Supreme Court Ruling Goes Against ASCAP
October 5, 2011 at 3:57 AM (PT)
THE SUPREME COURT has handed a victory to online music companies when the nation's highest court "declined to hear an appeal in a case that could have resulted in increased royalties for digital music. The decision let stand a lower court’s ruling that downloading a song does not constitute a 'public performance' of it, clarifying a technical but important distinction about the way songwriters and music publishers are paid," reports THE NEW YORK TIMES.
The court's ruling stemmed from a case originally filed by ASCAP in 2007. Publishers are currently paid royalties in one of two ways. Most forms of webcasting and online streaming are treated a form of public performance, therefore a "performance right" fee is assessed.
A download is treated differently. It's assessed as a "mechanical reproduction" of a song in a fixed format. That term comes from the days of sheet music, and continues to this day when applied to records and permanent downloads.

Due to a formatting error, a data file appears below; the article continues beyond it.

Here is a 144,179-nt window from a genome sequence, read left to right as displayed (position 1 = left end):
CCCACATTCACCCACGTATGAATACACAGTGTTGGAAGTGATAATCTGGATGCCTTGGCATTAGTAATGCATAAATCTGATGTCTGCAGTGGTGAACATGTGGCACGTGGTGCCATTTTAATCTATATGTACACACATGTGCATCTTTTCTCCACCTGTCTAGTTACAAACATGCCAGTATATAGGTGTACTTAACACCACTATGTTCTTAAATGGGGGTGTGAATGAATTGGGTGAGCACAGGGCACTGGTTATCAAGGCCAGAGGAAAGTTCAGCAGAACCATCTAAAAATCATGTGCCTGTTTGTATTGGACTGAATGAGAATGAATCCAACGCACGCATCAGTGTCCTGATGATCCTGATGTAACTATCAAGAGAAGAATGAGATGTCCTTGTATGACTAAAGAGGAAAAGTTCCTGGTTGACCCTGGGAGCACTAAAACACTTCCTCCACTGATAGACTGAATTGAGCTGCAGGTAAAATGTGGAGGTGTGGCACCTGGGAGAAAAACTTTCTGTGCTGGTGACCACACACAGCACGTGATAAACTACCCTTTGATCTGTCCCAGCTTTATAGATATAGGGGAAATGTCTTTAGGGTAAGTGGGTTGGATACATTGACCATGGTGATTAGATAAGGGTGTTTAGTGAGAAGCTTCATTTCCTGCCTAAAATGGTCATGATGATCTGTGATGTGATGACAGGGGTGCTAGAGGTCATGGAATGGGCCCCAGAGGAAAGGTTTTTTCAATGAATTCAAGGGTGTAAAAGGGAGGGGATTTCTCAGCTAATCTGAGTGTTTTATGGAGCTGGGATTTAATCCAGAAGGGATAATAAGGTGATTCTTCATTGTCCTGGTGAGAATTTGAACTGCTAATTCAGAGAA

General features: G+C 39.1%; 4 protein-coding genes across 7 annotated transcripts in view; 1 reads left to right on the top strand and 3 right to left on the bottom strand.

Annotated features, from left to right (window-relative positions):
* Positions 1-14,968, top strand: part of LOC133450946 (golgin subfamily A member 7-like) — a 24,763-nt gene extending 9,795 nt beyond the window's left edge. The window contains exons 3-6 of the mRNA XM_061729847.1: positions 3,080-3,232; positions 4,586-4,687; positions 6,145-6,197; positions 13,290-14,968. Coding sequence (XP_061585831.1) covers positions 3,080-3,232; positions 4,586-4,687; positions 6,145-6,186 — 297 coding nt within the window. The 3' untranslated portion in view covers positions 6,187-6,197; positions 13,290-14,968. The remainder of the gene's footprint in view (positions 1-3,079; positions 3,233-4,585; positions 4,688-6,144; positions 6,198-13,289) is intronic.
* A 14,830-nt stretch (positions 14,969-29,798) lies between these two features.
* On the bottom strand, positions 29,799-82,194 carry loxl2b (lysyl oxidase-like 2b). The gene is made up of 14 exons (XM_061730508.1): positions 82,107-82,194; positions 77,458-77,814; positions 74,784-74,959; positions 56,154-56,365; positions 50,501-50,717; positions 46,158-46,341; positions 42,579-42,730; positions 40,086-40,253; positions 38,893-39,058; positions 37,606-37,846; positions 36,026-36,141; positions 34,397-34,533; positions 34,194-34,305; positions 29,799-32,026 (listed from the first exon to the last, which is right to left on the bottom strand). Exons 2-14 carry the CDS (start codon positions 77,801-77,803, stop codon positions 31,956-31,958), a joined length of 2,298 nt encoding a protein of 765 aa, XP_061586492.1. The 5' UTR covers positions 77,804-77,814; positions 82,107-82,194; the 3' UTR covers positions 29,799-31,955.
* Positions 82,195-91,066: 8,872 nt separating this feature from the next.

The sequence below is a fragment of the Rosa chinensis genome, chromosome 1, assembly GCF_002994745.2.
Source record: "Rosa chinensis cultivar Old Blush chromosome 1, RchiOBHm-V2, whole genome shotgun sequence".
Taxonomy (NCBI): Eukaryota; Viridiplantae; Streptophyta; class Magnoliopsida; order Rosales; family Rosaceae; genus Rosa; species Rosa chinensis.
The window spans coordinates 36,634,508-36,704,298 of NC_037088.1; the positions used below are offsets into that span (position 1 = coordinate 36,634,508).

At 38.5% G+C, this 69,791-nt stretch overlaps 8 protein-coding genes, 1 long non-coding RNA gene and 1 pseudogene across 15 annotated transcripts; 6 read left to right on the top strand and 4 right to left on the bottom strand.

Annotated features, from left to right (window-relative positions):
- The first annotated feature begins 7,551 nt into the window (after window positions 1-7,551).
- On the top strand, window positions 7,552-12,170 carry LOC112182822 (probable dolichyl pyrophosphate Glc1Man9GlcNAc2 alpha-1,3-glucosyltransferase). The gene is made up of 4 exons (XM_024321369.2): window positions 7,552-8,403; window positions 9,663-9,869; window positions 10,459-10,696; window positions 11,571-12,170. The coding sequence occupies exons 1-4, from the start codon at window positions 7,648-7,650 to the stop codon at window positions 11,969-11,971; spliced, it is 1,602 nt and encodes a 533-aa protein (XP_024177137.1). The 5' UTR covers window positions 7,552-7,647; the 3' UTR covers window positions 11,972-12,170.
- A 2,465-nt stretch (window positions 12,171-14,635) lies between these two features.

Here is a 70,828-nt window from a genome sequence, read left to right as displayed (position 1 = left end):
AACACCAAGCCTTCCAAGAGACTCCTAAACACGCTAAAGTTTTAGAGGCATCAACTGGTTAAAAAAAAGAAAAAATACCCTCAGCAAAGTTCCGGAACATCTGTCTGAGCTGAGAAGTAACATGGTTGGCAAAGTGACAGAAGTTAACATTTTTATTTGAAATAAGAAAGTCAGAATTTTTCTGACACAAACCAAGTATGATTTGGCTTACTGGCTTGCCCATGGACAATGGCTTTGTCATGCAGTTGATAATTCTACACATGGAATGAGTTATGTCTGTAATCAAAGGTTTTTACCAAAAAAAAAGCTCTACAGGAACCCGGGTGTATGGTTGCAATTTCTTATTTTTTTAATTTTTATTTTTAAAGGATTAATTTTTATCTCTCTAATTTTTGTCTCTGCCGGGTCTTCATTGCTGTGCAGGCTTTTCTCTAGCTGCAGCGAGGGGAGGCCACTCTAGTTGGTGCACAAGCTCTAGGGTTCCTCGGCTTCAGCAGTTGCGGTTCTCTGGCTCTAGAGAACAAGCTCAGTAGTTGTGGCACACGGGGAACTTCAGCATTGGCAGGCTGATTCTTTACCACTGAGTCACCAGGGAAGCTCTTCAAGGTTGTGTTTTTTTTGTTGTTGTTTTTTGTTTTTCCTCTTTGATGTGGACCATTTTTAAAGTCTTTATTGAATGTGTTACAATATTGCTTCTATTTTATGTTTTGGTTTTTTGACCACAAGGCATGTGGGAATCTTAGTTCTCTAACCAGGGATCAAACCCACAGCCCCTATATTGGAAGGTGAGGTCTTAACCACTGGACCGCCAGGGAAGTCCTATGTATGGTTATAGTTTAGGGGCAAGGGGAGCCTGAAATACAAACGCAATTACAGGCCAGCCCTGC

"ASCAP, one of the three major organizations in the U.S. that collect royalties on behalf of publishers, argued that the digital transmission of a download was a public performance, in addition to its being a permanent reproduction," noted THE TIMES. "A federal district court ruled against ASCAP. Last year the U.S. COURT OF APPEALS FOR THE SECOND DISTRICT agreed with the lower court's decision, saying that downloads do not satisfy the conditions for public performance as laid out in THE COPYRIGHT ACT, which states that to perform a work means 'to recite, render, play, dance, or act it.'"
ASCAP Pres./Chairman PAUL WILLIAMS released this statement: "ASCAP, on behalf of our 420,000 songwriter, composer and music publisher members,is disappointed that the U.S. SUPREME COURT has chosen not to consider whether a copyrighted musical work is being publicly performed when it is transmitted to a member of the public through an Internet download."